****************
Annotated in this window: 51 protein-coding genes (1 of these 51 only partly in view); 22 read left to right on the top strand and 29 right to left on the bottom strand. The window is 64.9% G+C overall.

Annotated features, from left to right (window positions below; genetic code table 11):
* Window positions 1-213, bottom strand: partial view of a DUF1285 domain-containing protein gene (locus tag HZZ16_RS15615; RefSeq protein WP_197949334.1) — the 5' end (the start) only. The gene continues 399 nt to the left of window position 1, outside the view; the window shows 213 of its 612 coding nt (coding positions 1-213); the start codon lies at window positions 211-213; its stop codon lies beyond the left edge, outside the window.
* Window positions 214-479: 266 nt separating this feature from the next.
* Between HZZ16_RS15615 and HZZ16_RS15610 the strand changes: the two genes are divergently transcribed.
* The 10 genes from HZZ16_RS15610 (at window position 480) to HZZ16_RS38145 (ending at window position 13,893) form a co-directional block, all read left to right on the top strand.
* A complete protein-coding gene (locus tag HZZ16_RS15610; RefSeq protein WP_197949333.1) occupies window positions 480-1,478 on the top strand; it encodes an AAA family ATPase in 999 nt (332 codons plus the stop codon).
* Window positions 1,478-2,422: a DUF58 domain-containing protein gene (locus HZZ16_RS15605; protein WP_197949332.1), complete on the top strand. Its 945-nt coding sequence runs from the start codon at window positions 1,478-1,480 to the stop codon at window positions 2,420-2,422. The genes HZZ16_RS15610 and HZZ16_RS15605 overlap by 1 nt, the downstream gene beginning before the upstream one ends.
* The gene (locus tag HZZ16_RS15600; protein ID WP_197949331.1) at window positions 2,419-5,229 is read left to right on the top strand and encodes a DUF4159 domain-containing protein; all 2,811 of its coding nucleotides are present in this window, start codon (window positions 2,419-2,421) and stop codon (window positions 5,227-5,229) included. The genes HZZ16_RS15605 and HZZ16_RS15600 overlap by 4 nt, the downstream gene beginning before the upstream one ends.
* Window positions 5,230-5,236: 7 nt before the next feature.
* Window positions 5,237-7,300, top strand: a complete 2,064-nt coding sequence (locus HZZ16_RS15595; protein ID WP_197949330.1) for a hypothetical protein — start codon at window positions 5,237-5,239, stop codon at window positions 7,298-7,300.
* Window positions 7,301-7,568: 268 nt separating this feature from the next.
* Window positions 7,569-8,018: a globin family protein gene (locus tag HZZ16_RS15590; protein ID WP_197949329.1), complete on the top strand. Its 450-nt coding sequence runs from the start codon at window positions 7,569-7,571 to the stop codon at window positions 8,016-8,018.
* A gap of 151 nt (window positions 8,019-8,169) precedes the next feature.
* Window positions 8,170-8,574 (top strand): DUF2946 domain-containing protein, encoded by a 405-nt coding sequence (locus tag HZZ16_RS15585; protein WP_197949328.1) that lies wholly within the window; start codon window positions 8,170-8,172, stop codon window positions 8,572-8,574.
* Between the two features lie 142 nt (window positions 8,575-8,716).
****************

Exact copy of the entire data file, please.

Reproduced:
Annotated in this window: 51 protein-coding genes (1 of these 51 only partly in view); 22 read left to right on the top strand and 29 right to left on the bottom strand. The window is 64.9% G+C overall.

Annotated features, from left to right (window positions below; genetic code table 11):
* Window positions 1-213, bottom strand: partial view of a DUF1285 domain-containing protein gene (locus tag HZZ16_RS15615; RefSeq protein WP_197949334.1) — the 5' end (the start) only. The gene continues 399 nt to the left of window position 1, outside the view; the window shows 213 of its 612 coding nt (coding positions 1-213); the start codon lies at window positions 211-213; its stop codon lies beyond the left edge, outside the window.
* Window positions 214-479: 266 nt separating this feature from the next.
* Between HZZ16_RS15615 and HZZ16_RS15610 the strand changes: the two genes are divergently transcribed.
* The 10 genes from HZZ16_RS15610 (at window position 480) to HZZ16_RS38145 (ending at window position 13,893) form a co-directional block, all read left to right on the top strand.
* A complete protein-coding gene (locus tag HZZ16_RS15610; RefSeq protein WP_197949333.1) occupies window positions 480-1,478 on the top strand; it encodes an AAA family ATPase in 999 nt (332 codons plus the stop codon).
* Window positions 1,478-2,422: a DUF58 domain-containing protein gene (locus HZZ16_RS15605; protein WP_197949332.1), complete on the top strand. Its 945-nt coding sequence runs from the start codon at window positions 1,478-1,480 to the stop codon at window positions 2,420-2,422. The genes HZZ16_RS15610 and HZZ16_RS15605 overlap by 1 nt, the downstream gene beginning before the upstream one ends.
* The gene (locus tag HZZ16_RS15600; protein ID WP_197949331.1) at window positions 2,419-5,229 is read left to right on the top strand and encodes a DUF4159 domain-containing protein; all 2,811 of its coding nucleotides are present in this window, start codon (window positions 2,419-2,421) and stop codon (window positions 5,227-5,229) included. The genes HZZ16_RS15605 and HZZ16_RS15600 overlap by 4 nt, the downstream gene beginning before the upstream one ends.
* Window positions 5,230-5,236: 7 nt before the next feature.
* Window positions 5,237-7,300, top strand: a complete 2,064-nt coding sequence (locus HZZ16_RS15595; protein ID WP_197949330.1) for a hypothetical protein — start codon at window positions 5,237-5,239, stop codon at window positions 7,298-7,300.
* Window positions 7,301-7,568: 268 nt separating this feature from the next.
* Window positions 7,569-8,018: a globin family protein gene (locus tag HZZ16_RS15590; protein ID WP_197949329.1), complete on the top strand. Its 450-nt coding sequence runs from the start codon at window positions 7,569-7,571 to the stop codon at window positions 8,016-8,018.
* A gap of 151 nt (window positions 8,019-8,169) precedes the next feature.
* Window positions 8,170-8,574 (top strand): DUF2946 domain-containing protein, encoded by a 405-nt coding sequence (locus tag HZZ16_RS15585; protein WP_197949328.1) that lies wholly within the window; start codon window positions 8,170-8,172, stop codon window positions 8,572-8,574.
* Between the two features lie 142 nt (window positions 8,575-8,716).